For those of you who are curious, here’s a simple breakdown of what my evalutation looked like. Obvious I went into much more detail during my search but this proves that you can figure out your needs with just a few bullet points.
Identify Your Needs – Fast performing, small footprint, low power consumption, cut down on FC ports if possible since we’re nearing capacity on our SAN.
Cost – Had to stay within my budget (numbers withheld for confidentiality reasons)
Performance – Must be able to run Tier 1 apps without affecting other apps and servers running on the array.
Capacity – Expected growth was 150% over three years. Looked for double the usable capacity of current system. Must be able to add additional shelves as need arises.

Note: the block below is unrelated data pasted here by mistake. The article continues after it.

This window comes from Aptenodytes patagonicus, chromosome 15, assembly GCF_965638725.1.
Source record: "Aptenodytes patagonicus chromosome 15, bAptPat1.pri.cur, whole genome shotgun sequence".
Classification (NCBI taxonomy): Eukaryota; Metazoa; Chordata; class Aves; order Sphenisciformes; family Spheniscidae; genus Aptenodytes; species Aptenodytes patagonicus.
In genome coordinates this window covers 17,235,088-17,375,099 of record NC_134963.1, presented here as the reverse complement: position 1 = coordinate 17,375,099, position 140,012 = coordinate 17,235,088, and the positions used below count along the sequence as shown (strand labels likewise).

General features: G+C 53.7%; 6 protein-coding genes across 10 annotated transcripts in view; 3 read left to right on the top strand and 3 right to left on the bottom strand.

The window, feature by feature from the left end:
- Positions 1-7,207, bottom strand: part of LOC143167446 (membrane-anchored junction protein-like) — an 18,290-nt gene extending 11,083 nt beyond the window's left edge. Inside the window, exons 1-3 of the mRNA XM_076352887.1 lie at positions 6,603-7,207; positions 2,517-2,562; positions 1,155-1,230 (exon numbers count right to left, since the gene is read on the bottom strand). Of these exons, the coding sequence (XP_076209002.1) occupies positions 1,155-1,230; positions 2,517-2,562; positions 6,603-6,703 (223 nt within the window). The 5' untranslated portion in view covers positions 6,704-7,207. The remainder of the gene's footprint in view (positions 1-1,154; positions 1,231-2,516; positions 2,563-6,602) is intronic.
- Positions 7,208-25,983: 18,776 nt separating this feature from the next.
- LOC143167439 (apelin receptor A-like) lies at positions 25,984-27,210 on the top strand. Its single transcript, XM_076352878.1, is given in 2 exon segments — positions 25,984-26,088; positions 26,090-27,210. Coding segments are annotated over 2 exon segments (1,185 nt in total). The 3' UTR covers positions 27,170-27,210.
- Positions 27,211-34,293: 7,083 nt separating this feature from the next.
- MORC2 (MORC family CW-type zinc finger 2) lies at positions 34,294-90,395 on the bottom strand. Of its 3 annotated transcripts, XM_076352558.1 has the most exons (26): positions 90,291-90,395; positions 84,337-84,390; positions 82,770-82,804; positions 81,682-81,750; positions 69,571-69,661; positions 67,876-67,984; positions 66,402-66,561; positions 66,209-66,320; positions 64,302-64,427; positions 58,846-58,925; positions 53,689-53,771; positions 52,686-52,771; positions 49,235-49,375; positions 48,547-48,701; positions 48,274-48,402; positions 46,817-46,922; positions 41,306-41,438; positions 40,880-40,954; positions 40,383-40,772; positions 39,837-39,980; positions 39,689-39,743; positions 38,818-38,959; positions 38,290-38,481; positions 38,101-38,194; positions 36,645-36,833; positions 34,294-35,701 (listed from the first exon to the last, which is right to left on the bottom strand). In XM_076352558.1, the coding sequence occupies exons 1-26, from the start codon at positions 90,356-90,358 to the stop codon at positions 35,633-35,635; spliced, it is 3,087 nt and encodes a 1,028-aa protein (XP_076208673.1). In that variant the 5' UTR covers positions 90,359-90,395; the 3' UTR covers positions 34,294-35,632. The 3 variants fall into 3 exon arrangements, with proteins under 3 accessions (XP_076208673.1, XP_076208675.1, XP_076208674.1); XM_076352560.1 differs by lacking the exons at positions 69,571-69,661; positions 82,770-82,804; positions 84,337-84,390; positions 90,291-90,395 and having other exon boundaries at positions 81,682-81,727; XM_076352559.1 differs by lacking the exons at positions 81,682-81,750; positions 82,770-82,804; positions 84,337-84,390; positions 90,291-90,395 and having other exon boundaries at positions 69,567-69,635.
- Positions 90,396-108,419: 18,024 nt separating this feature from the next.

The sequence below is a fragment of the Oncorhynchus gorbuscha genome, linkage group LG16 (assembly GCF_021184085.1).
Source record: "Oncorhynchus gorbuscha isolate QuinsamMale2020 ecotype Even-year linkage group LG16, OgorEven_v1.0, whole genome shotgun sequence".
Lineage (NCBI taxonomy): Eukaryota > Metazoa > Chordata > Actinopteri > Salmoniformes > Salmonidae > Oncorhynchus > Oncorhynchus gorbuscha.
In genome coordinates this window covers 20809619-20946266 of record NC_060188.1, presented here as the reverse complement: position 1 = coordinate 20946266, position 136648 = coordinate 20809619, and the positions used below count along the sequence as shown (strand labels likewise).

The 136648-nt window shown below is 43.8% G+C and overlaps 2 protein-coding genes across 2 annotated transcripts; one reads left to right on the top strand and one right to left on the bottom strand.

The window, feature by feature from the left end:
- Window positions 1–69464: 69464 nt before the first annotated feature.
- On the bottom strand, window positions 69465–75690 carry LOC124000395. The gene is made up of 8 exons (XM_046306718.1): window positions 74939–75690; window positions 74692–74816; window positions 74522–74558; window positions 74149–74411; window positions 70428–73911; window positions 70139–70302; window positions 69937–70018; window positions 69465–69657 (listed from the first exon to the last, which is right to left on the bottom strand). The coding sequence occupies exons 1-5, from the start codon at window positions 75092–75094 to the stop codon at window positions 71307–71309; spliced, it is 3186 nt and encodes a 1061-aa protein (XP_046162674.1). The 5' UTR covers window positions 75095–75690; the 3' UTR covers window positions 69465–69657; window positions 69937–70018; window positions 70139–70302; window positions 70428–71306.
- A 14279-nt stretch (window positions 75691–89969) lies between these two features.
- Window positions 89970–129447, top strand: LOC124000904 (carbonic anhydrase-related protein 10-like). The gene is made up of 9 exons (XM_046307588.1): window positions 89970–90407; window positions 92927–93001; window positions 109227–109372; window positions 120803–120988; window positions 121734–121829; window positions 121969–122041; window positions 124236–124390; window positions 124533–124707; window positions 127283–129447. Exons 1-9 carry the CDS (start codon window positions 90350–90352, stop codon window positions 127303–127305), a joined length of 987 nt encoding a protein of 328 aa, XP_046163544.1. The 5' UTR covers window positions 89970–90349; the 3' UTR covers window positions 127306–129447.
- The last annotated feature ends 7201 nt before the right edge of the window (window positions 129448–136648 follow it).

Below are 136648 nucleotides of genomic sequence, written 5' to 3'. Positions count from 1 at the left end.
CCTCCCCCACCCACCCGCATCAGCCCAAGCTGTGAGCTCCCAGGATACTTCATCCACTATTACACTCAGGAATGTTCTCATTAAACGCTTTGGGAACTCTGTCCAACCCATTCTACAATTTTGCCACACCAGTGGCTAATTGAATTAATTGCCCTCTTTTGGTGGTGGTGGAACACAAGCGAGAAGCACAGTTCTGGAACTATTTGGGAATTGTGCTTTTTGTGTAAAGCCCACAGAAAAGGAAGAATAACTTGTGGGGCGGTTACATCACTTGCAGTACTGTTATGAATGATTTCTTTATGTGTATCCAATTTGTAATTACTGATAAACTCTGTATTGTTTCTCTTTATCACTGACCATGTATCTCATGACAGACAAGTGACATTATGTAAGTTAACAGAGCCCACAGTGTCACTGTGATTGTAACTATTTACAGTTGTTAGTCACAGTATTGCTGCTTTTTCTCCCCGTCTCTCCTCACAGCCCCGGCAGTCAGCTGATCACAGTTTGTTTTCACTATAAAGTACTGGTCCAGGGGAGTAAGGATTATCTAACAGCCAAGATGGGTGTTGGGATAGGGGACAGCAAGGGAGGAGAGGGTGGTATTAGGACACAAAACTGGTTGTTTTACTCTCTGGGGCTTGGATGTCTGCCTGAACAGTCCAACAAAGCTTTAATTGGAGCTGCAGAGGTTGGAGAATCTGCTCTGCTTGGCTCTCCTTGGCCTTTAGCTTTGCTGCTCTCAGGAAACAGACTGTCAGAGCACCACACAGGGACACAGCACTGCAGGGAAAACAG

Features – Simplicity, NDU, Deduplication, Snapshots, Replication,
Next Steps – Met with 10-12 vendors, performed 3 POC’s. Found an array that met the majority of my needs and the remaining needs were on their roadmap. We have Loved Our Storage ever since.
Hopefully this guide will help you in your search. I remember the pain that I went through during this process. I’d love to save you from going through the same. The thing to remember is that this is the tip of the iceberg. You still need to install the array and migrate your data. The quicker you can settle on what works for you, the quicker you can get down to the fun stuff. Feel free to reach out with any questions and please leave feedback if you can. Good luck in your search.